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Conference links deteriorating health
of Latinos to poverty
(April 26, 1999)
One of the ironies about Latino immigrants in New England is that, as a group, they tend to be healthier on their arrival to this country than they are after a few years of life in the United States.
"The paradox is that the more acculturated we become, our health tends to get worse," observes Ana Lanza, an assistant professor in Columbia University's Mailman School of Public Health. "It's time that we look at the qualities of our Latino culture and how it impacts our health."
Lanza, who specializes in how cultural and socioeconomic processes affect the well being of Latinos, was among a group of Latino academics and civic leaders who spoke last week at a conference on poverty and health among Latinos in the Northeast.
The conference provided a snapshot of the health status of New England's fastest growing immigrant group. Latinos now represent 11 percent of the U.S. population, or about 30 million, of which some three percent reside in New England.
Unfortunately there is a prevailing ignorance about the ethnic mix of Latinos - a multiracial ethnic group united by a common language of origin, said Gregory Acevedo, an instructor in Puerto Rican studies at the School of Social Work. He noted that demographic factors such as per capita income, education levels, and proficiency in English vary widely among Mexicans, Puerto Ricans, and Cubans - the three largest Latino populations in the country - and other population groups, including those from Central and South America.
"There is a need to look at the socio-economic conditions of each group separately," Acevedo said. "There still is a tendency to collect data about Hispanics as one group, but our differences vary to such a degree that real health issues are masked when data is aggregated."
Emphasizing that health issues are related to ancestry, Bruce Kennedy, a sociologist at Harvard University's School of Public Health, noted that cultural models - such as the type of food people eat and social supports such as strong family ties - have historically been good for Latino health.
"What happens is that when many immigrants come to this country they start to eat at McDonalds," said Kennedy, whose research focuses primarily on the relationship between income inequality and health. "By the time the second generation comes along, the cultural tie is weakened. Culture can protect you so far, before greater forces operating on you get to you."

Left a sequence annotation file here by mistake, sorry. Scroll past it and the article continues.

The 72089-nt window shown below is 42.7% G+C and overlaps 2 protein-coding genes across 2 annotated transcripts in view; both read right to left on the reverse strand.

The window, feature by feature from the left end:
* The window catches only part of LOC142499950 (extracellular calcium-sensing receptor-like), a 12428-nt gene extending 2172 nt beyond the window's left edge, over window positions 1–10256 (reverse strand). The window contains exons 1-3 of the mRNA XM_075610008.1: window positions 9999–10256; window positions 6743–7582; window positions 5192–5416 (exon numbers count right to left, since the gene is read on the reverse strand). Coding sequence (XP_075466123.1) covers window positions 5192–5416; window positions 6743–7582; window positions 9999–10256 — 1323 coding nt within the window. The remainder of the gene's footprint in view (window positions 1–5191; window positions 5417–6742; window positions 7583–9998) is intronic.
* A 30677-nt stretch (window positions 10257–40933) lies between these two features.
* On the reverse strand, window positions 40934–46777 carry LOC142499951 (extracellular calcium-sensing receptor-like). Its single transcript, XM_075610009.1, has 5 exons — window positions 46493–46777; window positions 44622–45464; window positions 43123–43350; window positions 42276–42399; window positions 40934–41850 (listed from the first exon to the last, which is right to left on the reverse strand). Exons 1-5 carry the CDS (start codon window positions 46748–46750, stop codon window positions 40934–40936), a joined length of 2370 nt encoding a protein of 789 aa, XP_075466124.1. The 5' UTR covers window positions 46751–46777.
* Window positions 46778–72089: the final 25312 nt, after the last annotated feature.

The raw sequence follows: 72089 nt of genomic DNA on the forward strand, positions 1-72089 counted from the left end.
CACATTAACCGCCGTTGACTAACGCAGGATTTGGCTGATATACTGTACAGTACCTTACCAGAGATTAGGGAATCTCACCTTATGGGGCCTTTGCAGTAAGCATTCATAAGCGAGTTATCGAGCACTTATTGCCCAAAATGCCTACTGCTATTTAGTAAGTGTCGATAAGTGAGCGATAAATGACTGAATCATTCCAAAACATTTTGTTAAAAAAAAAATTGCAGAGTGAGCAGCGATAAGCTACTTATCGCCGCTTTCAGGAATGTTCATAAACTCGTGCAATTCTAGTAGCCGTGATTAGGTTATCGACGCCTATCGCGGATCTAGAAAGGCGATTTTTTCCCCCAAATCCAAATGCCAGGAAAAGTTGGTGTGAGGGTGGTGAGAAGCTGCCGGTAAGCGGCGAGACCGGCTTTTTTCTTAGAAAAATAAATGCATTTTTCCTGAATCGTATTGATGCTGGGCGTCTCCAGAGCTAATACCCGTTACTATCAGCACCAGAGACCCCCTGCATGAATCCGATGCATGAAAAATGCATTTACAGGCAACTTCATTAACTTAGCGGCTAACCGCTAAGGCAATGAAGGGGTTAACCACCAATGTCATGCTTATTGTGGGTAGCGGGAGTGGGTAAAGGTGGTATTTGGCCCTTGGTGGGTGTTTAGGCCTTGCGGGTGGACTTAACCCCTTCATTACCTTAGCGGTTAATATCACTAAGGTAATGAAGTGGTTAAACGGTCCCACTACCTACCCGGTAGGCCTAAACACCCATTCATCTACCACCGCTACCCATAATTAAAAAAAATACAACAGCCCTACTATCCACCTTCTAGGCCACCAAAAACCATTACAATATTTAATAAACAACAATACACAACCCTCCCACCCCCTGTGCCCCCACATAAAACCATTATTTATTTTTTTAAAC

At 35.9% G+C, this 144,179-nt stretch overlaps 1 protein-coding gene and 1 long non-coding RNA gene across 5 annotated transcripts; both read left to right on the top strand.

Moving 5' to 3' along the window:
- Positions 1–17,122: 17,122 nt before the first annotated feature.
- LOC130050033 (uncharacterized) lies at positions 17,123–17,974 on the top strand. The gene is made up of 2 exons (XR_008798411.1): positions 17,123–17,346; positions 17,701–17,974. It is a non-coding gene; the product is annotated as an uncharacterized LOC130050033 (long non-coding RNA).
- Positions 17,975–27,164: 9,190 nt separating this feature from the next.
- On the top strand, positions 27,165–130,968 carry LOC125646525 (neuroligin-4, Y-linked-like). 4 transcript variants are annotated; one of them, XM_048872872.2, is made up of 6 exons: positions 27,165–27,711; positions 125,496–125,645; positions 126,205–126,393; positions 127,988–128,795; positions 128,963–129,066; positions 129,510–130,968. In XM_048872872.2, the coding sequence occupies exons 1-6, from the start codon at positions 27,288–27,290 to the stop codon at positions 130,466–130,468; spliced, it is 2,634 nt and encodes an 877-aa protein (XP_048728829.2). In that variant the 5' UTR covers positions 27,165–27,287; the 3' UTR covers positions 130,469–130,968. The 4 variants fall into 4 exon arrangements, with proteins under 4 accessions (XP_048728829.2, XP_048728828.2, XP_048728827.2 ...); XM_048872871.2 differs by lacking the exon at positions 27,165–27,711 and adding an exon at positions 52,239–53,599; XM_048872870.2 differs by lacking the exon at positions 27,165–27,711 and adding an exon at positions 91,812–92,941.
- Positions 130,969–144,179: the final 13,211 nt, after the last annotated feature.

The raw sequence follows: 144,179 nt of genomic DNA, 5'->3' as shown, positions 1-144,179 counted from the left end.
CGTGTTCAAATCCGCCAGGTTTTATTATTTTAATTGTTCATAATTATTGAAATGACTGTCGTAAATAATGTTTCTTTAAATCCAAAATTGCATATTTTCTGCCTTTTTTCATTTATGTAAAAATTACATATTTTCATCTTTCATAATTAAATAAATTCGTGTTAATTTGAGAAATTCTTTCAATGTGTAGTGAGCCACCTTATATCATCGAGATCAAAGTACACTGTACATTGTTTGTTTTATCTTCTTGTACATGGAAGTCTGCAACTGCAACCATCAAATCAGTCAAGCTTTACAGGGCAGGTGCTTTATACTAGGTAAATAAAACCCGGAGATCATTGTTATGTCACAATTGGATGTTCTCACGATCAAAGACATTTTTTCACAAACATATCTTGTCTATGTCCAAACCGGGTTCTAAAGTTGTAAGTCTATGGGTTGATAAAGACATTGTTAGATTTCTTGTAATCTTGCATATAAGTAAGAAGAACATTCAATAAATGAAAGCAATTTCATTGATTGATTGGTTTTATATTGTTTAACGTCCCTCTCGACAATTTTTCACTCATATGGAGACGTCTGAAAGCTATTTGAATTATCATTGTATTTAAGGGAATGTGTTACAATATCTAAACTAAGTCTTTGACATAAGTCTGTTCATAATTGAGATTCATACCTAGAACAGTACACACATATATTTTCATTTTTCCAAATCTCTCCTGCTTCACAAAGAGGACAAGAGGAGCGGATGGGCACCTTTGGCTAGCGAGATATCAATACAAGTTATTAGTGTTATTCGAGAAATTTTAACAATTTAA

The deteriorating health status of Latino groups is directly tied to nutrition issues, maintained Anir Gonzales who works with low-income families in Hartford as part of the Family Nutrition Program, a joint partnership between the city's Hispanic Health Council and UConn. She cited a recent survey of the dietary quality of 248 families served by the nutrition program that showed 29 percent of the families could not afford to provide balanced meals to their children, another 17 percent of the families had "persistently hungry children," while one in five of the children in the program were obese.
"Poor nutrition has everything to do with poverty," Gonzales stressed. "Many health problems we encounter are being driven by income inequality."
Despite such disturbing statistics, Nicolas Carballeira, director of the Latino Health Institute in Boston, described community-based Latino health programs in Massachusetts that are helping to address nutrition and medical needs of what he called "the poorest Latino community in the nation."
"We have to start mobilizing in different ways," said Angelo Falcon of the New York-based Puerto Rican Legal Defense and Education Fund. "Our people are finally getting the word that we must mobilize and commence to be part of the health-care system in order to turn things around."
The conference was hosted by the Institute for Puerto Rican and Latino Studies, the Department of Nutritional Sciences and the School of Social Work as part of Latino Awareness Month.